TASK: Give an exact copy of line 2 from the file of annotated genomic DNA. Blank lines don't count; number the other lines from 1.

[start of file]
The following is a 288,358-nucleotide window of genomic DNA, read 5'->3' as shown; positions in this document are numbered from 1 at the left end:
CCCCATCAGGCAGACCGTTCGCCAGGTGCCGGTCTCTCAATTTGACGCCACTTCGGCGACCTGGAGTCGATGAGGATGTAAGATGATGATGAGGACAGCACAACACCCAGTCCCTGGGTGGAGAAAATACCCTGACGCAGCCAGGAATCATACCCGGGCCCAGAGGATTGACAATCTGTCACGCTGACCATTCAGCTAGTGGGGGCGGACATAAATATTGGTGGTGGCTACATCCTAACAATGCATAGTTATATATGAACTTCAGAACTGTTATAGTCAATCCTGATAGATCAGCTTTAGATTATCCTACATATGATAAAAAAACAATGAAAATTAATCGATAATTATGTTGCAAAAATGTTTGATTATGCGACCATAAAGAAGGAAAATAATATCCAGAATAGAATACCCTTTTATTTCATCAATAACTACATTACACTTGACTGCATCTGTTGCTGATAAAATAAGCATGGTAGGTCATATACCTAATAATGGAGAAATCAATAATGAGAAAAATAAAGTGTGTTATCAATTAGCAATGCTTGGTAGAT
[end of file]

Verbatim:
CCCCATCAGGCAGACCGTTCGCCAGGTGCCGGTCTCTCAATTTGACGCCACTTCGGCGACCTGGAGTCGATGAGGATGTAAGATGATGATGAGGACAGCACAACACCCAGTCCCTGGGTGGAGAAAATACCCTGACGCAGCCAGGAATCATACCCGGGCCCAGAGGATTGACAATCTGTCACGCTGACCATTCAGCTAGTGGGGGCGGACATAAATATTGGTGGTGGCTACATCCTAACAATGCATAGTTATATATGAACTTCAGAACTGTTATAGTCAATCCTGATAGATCAGCTTTAGATTATCCTACATATGATAAAAAAACAATGAAAATTAATCGATAATTATGTTGCAAAAATGTTTGATTATGCGACCATAAAGAAGGAAAATAATATCCAGAATAGAATACCCTTTTATTTCATCAATAACTACATTACACTTGACTGCATCTGTTGCTGATAAAATAAGCATGGTAGGTCATATACCTAATAATGGAGAAATCAATAATGAGAAAAATAAAGTGTGTTATCAATTAGCAATGCTTGGTAGAT